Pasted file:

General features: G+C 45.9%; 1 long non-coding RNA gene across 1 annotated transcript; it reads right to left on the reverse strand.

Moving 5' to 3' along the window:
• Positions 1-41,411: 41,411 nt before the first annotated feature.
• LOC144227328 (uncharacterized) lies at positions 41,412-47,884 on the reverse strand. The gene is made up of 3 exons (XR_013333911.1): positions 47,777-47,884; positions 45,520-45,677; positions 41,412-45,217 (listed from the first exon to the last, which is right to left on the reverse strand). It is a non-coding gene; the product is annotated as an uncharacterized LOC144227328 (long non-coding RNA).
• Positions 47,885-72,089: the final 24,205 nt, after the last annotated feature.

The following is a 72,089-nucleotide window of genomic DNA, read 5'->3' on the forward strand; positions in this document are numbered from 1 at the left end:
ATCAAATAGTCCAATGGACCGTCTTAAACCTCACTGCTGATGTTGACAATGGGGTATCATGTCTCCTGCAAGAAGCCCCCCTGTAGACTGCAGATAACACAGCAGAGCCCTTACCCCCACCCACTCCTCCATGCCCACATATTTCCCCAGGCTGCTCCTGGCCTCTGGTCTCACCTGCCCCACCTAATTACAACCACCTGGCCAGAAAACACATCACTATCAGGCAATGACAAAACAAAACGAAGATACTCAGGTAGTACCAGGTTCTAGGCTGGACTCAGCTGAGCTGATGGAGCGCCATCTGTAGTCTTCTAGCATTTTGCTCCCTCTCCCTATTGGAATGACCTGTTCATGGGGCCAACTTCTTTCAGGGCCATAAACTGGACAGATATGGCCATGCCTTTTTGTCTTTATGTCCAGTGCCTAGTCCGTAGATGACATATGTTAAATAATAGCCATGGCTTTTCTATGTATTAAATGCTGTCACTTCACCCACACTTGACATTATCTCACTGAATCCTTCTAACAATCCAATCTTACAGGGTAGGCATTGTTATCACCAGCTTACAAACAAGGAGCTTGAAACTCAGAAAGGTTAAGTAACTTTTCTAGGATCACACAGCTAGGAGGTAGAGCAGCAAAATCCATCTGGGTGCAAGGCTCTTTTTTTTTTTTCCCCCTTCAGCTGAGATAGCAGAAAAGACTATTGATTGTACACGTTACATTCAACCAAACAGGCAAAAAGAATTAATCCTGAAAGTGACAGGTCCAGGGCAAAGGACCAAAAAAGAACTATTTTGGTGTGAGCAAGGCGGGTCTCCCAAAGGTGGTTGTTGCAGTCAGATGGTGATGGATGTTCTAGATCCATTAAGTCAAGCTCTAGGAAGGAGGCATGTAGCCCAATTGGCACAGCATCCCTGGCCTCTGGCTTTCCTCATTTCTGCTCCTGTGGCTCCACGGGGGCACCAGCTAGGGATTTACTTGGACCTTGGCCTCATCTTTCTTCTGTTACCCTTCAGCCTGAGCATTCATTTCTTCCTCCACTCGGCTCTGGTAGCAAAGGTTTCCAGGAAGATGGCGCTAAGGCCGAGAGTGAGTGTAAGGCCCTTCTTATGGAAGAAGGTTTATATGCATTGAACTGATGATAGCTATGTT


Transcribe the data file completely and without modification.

General features: G+C 45.9%; 1 long non-coding RNA gene across 1 annotated transcript; it reads right to left on the reverse strand.

Moving 5' to 3' along the window:
• Positions 1-41,411: 41,411 nt before the first annotated feature.
• LOC144227328 (uncharacterized) lies at positions 41,412-47,884 on the reverse strand. The gene is made up of 3 exons (XR_013333911.1): positions 47,777-47,884; positions 45,520-45,677; positions 41,412-45,217 (listed from the first exon to the last, which is right to left on the reverse strand). It is a non-coding gene; the product is annotated as an uncharacterized LOC144227328 (long non-coding RNA).
• Positions 47,885-72,089: the final 24,205 nt, after the last annotated feature.

The following is a 72,089-nucleotide window of genomic DNA, read 5'->3' on the forward strand; positions in this document are numbered from 1 at the left end:
ATCAAATAGTCCAATGGACCGTCTTAAACCTCACTGCTGATGTTGACAATGGGGTATCATGTCTCCTGCAAGAAGCCCCCCTGTAGACTGCAGATAACACAGCAGAGCCCTTACCCCCACCCACTCCTCCATGCCCACATATTTCCCCAGGCTGCTCCTGGCCTCTGGTCTCACCTGCCCCACCTAATTACAACCACCTGGCCAGAAAACACATCACTATCAGGCAATGACAAAACAAAACGAAGATACTCAGGTAGTACCAGGTTCTAGGCTGGACTCAGCTGAGCTGATGGAGCGCCATCTGTAGTCTTCTAGCATTTTGCTCCCTCTCCCTATTGGAATGACCTGTTCATGGGGCCAACTTCTTTCAGGGCCATAAACTGGACAGATATGGCCATGCCTTTTTGTCTTTATGTCCAGTGCCTAGTCCGTAGATGACATATGTTAAATAATAGCCATGGCTTTTCTATGTATTAAATGCTGTCACTTCACCCACACTTGACATTATCTCACTGAATCCTTCTAACAATCCAATCTTACAGGGTAGGCATTGTTATCACCAGCTTACAAACAAGGAGCTTGAAACTCAGAAAGGTTAAGTAACTTTTCTAGGATCACACAGCTAGGAGGTAGAGCAGCAAAATCCATCTGGGTGCAAGGCTCTTTTTTTTTTTTCCCCCTTCAGCTGAGATAGCAGAAAAGACTATTGATTGTACACGTTACATTCAACCAAACAGGCAAAAAGAATTAATCCTGAAAGTGACAGGTCCAGGGCAAAGGACCAAAAAAGAACTATTTTGGTGTGAGCAAGGCGGGTCTCCCAAAGGTGGTTGTTGCAGTCAGATGGTGATGGATGTTCTAGATCCATTAAGTCAAGCTCTAGGAAGGAGGCATGTAGCCCAATTGGCACAGCATCCCTGGCCTCTGGCTTTCCTCATTTCTGCTCCTGTGGCTCCACGGGGGCACCAGCTAGGGATTTACTTGGACCTTGGCCTCATCTTTCTTCTGTTACCCTTCAGCCTGAGCATTCATTTCTTCCTCCACTCGGCTCTGGTAGCAAAGGTTTCCAGGAAGATGGCGCTAAGGCCGAGAGTGAGTGTAAGGCCCTTCTTATGGAAGAAGGTTTATATGCATTGAACTGATGATAGCTATGTT